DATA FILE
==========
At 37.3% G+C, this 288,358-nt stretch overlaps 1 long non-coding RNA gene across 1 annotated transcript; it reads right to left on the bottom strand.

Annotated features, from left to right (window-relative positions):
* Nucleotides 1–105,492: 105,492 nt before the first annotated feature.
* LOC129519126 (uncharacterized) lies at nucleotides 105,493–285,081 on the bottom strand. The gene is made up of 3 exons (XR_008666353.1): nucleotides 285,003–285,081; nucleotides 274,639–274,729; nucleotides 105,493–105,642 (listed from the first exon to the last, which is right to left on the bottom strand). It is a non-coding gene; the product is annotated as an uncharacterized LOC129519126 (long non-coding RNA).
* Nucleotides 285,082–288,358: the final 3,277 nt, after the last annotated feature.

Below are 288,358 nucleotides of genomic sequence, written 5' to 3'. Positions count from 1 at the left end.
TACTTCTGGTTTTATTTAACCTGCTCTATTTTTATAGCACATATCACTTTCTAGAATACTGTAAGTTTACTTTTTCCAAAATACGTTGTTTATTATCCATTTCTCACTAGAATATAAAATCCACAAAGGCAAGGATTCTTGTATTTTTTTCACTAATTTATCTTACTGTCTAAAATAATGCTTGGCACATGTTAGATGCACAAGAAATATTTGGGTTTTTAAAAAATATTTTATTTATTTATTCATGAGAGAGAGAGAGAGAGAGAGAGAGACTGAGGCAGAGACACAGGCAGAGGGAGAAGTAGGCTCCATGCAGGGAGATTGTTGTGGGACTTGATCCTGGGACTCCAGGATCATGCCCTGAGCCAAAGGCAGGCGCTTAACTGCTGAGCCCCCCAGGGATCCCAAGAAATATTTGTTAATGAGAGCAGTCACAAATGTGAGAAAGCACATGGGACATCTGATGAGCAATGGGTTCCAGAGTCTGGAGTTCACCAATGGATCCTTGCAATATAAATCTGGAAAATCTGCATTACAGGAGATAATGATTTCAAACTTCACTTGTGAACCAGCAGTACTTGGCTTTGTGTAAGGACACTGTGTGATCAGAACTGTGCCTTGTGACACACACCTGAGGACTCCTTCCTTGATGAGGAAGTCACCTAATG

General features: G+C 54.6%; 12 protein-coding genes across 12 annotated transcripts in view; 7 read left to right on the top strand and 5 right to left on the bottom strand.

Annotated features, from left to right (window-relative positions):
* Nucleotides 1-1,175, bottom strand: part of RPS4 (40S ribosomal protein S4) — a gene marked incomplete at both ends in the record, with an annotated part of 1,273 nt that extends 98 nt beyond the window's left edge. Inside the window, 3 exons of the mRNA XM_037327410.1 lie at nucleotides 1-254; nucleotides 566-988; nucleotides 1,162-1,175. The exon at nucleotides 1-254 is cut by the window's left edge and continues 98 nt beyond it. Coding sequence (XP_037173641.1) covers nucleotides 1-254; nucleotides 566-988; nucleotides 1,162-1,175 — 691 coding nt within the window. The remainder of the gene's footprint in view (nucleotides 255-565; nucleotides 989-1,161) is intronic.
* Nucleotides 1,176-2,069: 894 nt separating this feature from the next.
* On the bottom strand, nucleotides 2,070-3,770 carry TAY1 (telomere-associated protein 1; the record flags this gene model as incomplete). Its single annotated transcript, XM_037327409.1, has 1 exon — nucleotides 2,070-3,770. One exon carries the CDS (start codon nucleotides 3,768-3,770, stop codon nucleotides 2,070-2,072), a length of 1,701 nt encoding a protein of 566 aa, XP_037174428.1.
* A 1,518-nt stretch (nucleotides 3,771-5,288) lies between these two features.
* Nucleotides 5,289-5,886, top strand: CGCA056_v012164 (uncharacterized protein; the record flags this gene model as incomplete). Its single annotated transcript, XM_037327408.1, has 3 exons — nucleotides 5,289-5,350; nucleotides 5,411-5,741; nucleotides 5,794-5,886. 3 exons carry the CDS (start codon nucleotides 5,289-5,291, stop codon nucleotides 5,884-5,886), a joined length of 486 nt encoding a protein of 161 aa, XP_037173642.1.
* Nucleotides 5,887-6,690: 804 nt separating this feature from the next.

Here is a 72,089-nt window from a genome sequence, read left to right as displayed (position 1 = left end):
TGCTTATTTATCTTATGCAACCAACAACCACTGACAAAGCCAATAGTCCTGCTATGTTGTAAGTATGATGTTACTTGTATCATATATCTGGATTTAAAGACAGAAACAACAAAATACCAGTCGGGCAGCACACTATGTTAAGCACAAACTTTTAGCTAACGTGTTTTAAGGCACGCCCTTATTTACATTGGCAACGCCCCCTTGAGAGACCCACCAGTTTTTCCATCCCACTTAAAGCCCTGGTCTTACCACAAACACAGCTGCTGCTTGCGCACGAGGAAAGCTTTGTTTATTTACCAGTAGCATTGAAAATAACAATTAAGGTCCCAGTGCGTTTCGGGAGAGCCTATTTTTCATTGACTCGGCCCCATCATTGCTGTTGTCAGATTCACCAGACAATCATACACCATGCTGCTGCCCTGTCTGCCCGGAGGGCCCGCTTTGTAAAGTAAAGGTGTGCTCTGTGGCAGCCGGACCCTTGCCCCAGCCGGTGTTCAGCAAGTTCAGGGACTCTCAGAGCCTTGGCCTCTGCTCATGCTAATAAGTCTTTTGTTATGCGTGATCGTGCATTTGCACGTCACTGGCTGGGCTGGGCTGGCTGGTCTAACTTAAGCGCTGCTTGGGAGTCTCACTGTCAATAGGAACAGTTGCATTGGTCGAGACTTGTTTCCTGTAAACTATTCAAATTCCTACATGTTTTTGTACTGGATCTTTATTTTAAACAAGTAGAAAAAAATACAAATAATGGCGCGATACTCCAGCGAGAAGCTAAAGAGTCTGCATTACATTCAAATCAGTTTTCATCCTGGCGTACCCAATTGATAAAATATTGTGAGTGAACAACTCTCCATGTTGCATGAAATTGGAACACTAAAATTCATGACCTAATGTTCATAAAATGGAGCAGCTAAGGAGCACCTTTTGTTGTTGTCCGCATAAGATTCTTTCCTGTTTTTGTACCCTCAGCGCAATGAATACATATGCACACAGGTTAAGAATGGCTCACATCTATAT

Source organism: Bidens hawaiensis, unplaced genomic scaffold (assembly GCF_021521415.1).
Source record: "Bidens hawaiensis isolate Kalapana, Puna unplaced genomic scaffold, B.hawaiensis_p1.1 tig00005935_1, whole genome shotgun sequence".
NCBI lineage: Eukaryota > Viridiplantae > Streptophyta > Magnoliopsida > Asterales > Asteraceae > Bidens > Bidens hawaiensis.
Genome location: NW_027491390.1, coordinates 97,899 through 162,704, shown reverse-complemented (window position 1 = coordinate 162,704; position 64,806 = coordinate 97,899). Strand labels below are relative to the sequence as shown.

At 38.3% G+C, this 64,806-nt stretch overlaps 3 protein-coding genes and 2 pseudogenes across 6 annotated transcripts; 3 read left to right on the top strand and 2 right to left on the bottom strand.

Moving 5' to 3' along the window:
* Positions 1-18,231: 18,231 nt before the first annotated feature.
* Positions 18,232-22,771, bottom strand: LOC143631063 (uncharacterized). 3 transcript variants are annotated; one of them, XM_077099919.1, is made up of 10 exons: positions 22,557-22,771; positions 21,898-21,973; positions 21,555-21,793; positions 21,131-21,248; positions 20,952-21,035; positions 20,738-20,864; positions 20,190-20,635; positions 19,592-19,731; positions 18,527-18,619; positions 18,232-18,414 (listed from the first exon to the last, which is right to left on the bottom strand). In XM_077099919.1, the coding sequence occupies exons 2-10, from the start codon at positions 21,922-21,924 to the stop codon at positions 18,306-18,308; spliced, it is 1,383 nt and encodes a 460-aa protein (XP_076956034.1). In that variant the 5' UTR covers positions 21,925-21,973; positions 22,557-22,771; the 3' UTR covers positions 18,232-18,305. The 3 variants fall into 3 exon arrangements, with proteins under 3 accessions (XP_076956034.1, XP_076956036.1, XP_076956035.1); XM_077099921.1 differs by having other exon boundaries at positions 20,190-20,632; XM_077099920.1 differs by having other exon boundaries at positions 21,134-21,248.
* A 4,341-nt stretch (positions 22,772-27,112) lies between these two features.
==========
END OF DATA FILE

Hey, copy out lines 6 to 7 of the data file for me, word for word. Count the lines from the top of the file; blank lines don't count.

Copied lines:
Below are 288,358 nucleotides of genomic sequence, written 5' to 3'. Positions count from 1 at the left end.
TACTTCTGGTTTTATTTAACCTGCTCTATTTTTATAGCACATATCACTTTCTAGAATACTGTAAGTTTACTTTTTCCAAAATACGTTGTTTATTATCCATTTCTCACTAGAATATAAAATCCACAAAGGCAAGGATTCTTGTATTTTTTTCACTAATTTATCTTACTGTCTAAAATAATGCTTGGCACATGTTAGATGCACAAGAAATATTTGGGTTTTTAAAAAATATTTTATTTATTTATTCATGAGAGAGAGAGAGAGAGAGAGAGAGACTGAGGCAGAGACACAGGCAGAGGGAGAAGTAGGCTCCATGCAGGGAGATTGTTGTGGGACTTGATCCTGGGACTCCAGGATCATGCCCTGAGCCAAAGGCAGGCGCTTAACTGCTGAGCCCCCCAGGGATCCCAAGAAATATTTGTTAATGAGAGCAGTCACAAATGTGAGAAAGCACATGGGACATCTGATGAGCAATGGGTTCCAGAGTCTGGAGTTCACCAATGGATCCTTGCAATATAAATCTGGAAAATCTGCATTACAGGAGATAATGATTTCAAACTTCACTTGTGAACCAGCAGTACTTGGCTTTGTGTAAGGACACTGTGTGATCAGAACTGTGCCTTGTGACACACACCTGAGGACTCCTTCCTTGATGAGGAAGTCACCTAATG